USS Connecticut collides with uncharted seamount in South China Sea
The object that damaged the USS Connecticut in the South China Sea was a seamount. This was announced by the official representative of the 7th Fleet Commander Haley Sims, reports USNI News.
As Sims noted, the seamount was not marked on the map. The results of the investigation of the incident will be passed on to the commander of the 7th US Navy Fleet, Vice Admiral Karl Thomas. He will determine the appropriateness of follow-up actions, including prosecution.
It became known on October 8 that an American nuclear attack submarine collided with an unknown object in the Indo-Pacific region. An emergency occurred during a dive. As a result, 11 sailors were injured, they received minor and moderate injuries. According to the US military, the accident did not affect the nuclear power plant.
The submarine under its own power arrived on the island of Guam in the western part of the Pacific Ocean. It was later revealed that the clash took place in the area between Hainan Island, the Paracel Islands and the Bashi Channel. After the accident, the submarine’s bow ballast tanks were damaged.
Possible causes of the accident
Aaron Amick, a veteran submariner of the US Navy, pointed out that the topography of the bottom of the South China Sea is subject to frequent changes due to tectonic activity. “Some areas of the South China Sea are very deep, with sudden changes into very shallow, almost vertical structures that can come to the surface,” the expert explained. That being said, measuring the depth of the bottom beneath a submarine may not give it enough time to evade an almost vertical topographic change directly ahead.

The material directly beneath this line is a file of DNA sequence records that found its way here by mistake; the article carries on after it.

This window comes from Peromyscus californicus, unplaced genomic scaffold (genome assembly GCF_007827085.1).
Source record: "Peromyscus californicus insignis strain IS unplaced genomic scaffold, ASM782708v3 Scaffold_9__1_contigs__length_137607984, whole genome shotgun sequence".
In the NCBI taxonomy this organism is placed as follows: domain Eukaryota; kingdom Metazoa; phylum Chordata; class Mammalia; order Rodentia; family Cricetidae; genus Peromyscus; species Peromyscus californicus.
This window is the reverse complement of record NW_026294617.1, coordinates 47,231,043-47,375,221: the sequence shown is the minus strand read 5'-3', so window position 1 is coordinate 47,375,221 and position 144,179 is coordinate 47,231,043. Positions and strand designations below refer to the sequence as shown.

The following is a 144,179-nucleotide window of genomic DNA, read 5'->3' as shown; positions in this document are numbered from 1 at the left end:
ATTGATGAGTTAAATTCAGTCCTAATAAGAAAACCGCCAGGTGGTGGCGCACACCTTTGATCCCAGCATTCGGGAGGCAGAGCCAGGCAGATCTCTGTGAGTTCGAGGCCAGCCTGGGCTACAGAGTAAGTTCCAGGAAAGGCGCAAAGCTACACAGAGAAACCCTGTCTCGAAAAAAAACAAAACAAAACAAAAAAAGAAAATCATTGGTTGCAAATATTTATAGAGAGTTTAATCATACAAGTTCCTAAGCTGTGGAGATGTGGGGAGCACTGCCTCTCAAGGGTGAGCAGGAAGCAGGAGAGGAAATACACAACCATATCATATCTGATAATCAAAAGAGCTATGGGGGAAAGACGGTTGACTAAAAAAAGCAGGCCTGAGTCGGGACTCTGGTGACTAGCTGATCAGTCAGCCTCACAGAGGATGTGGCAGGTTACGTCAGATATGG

At the same time, the former commander of the Novomoskovsk nuclear submarine, Captain 1st Rank Igor Kurdin, named the only possible, in his opinion, cause of the emergency – a collision with another submarine. It was noted that due to the peculiarities of the aquatic environment, two submarines could find themselves in each other’s zone of “acoustic shadow”, and after the collision, one of the participants in the incident could disappear. Military expert and historian Ivan Konovalov suggested that the incident was due to the lack of professionalism of the military.
Chinese Foreign Ministry spokesman Zhao Lijian said the US should release details of the accident, including the exact location of the collision, the submarine’s mission and the possibility of a radiation leak.
History of USS Connecticut
In 2003, the USS Connecticut found itself in another unusual situation: the submarine surfaced in the Arctic and broke through the ice in the vicinity of the American research station. A polar bear in the vicinity studied the steering wheel sticking out of the ice for half an hour, and then attacked it.
USS Connecticut is the second submarine of the Seawolf II project. The submarine became the fifth ship in the US Navy with this name. Named after the state of Connecticut, where it was built by General Dynamics at the Groton shipyards. The submarine was laid down on September 14, 1992, launched on September 1, 1997. She entered the fleet on December 11, 1998.
In 2007, the sub was redeployed to the Kitsap base as part of the program to strengthen the presence of the US Navy in the Pacific Ocean. From 2012 to 2017, it was undergoing a major overhaul. After the circumpolar exercises ICEX 2018 in 2019, it was repaired at the Puget Sound shipyard.